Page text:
Interpreting GMAT scores can feel like a difficult GMAT Math problem, so here’s a quick rundown to help you navigate the GMAT score terrain.
The first and most important number on your score report is the composite score, which ranges from 200-800. The current average is 561, although averages and score percentiles fluctuate because they are based on the performance of test takers only in the past three years. Though your composite score will never change, your percentile ranking may vary by 1 or 2 points based on the performance of recent test takers.
The composite score is based on only the Verbal and Quantitative scores. These range from 6 to 51 individually, although key factors of their distributions vary widely. On the Quantitative side, a score of 40 is in the 39th percentile currently, while a 40 in Verbal is a 90th percentile score, since these sections are scaled separately. The GMAC doesn’t release the exact relationship between Verbal/Quant combinations and composite scores, although Magoosh, for example, has created an estimated conversion table based on the voluntarily-submitted scores of their users.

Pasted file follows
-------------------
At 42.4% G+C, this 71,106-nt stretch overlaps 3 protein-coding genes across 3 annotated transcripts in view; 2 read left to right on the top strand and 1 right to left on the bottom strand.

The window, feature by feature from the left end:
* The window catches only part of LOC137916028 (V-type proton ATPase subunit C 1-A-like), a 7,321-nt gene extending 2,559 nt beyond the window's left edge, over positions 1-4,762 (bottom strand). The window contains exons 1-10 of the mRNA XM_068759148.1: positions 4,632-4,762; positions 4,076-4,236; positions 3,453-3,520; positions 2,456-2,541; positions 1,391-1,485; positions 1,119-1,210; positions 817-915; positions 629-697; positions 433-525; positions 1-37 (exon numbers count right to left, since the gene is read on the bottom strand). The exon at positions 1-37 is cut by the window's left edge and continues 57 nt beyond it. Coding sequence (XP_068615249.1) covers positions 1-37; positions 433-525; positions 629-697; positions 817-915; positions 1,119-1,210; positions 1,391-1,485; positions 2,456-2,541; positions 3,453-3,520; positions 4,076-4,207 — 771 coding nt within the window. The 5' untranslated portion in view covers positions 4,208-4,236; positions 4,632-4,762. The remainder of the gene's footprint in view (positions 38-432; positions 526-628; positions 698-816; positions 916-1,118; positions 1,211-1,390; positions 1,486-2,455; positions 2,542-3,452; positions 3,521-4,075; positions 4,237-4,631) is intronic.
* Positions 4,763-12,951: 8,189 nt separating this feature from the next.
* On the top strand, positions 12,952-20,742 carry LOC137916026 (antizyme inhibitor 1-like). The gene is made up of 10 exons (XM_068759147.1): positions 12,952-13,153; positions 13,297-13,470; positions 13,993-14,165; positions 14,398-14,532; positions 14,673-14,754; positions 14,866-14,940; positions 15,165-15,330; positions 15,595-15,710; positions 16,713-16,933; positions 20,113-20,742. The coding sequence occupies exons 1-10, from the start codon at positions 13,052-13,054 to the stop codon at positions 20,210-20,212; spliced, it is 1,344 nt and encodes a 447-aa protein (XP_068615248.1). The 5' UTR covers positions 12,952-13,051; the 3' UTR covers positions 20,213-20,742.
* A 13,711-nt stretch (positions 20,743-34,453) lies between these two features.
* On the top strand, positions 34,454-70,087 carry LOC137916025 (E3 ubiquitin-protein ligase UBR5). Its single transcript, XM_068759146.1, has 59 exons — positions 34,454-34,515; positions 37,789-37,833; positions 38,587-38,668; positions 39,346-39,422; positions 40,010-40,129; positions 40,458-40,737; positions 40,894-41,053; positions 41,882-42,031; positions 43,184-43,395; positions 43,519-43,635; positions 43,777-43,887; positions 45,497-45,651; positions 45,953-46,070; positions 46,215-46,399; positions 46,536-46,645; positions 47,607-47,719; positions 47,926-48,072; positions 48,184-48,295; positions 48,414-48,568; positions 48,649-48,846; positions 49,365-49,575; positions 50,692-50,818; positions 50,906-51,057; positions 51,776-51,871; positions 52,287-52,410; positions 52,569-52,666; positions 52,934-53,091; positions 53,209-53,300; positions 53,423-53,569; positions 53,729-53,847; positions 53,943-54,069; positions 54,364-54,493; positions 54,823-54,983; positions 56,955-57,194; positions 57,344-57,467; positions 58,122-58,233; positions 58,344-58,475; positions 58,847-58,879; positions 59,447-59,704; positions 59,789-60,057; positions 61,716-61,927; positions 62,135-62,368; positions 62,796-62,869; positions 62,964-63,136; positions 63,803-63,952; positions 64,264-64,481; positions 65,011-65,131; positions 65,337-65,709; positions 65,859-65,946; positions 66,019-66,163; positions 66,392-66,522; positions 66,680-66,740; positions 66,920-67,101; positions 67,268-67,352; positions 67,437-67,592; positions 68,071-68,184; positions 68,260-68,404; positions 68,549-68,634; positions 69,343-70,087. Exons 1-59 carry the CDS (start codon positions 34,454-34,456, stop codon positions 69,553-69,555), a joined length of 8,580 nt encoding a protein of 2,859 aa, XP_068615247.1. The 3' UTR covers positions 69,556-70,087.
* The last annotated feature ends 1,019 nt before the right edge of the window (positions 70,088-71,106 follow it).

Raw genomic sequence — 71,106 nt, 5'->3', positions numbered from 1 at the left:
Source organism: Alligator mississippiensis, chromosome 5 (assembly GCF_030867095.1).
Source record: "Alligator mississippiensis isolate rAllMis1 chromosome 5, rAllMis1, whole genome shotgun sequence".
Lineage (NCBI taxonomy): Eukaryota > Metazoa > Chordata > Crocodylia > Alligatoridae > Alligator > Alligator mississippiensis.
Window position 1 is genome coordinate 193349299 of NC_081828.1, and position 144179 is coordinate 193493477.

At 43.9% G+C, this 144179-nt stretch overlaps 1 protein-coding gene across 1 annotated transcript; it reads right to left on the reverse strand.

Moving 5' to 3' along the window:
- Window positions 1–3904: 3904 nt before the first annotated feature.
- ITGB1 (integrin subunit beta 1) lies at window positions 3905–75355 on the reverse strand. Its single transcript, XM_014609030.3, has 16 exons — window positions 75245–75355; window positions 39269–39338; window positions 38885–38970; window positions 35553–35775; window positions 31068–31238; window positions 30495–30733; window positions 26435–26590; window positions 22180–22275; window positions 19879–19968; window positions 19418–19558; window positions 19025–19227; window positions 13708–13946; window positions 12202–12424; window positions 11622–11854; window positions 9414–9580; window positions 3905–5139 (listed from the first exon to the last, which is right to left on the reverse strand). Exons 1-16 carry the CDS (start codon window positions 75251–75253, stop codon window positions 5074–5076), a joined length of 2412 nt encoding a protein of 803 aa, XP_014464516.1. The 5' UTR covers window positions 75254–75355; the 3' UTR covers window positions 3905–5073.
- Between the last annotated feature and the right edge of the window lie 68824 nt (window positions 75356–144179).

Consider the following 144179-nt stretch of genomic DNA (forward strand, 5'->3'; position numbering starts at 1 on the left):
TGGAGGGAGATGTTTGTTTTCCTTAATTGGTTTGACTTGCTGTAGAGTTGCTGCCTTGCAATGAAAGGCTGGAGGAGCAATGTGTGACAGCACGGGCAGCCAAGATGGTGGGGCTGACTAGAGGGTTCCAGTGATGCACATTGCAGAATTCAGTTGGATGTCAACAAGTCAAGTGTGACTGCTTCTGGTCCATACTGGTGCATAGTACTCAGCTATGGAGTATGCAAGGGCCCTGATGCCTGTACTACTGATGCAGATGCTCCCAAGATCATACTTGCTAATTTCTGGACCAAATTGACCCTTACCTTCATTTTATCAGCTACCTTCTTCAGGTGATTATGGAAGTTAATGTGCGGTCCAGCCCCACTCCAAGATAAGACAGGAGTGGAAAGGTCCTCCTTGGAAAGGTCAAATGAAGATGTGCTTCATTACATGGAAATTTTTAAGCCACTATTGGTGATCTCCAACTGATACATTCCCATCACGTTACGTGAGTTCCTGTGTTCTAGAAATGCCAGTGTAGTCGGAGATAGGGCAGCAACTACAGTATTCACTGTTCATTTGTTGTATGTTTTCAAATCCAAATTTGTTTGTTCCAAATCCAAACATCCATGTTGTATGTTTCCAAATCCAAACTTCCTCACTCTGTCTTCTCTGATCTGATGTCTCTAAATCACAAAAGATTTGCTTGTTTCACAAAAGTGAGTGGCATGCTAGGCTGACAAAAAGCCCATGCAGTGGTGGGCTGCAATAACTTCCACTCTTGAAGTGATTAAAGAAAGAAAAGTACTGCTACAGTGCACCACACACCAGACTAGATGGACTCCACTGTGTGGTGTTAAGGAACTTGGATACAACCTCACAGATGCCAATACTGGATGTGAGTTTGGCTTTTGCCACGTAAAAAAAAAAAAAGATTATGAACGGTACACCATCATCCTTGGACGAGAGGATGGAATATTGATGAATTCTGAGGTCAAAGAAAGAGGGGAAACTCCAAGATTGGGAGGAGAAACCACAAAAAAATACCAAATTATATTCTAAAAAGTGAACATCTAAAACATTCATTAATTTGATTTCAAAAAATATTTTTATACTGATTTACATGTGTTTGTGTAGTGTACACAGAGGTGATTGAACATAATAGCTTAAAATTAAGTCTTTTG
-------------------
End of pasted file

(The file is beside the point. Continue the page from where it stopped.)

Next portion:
The two sections that aren’t included in the composite score are the Integrated Reasoning (IR) and the Analytical Writing Assessment (AWA) scores. IR is scored on a scale from 1 to 8, with average and median scores near 4, while AWA is scored on a scale from 0 to 6, with an average of roughly 4.5 and a median of 5. Again, these statistics are based solely on the past three years of data and are updated frequently.
What makes a good GMAT score? Well, that’s deserves its own post. But the short answer is, “It depends.” It depends on your goals and the skills you’re trying to demonstrate to your b-school of choice. Top-10 b-schools currently have average GMAT scores around 730, schools ranked in the 70 to 100 range have average scores around 600, according to US News and World Report. Whatever your goals may be, we at Clayborne are here to help you achieve them.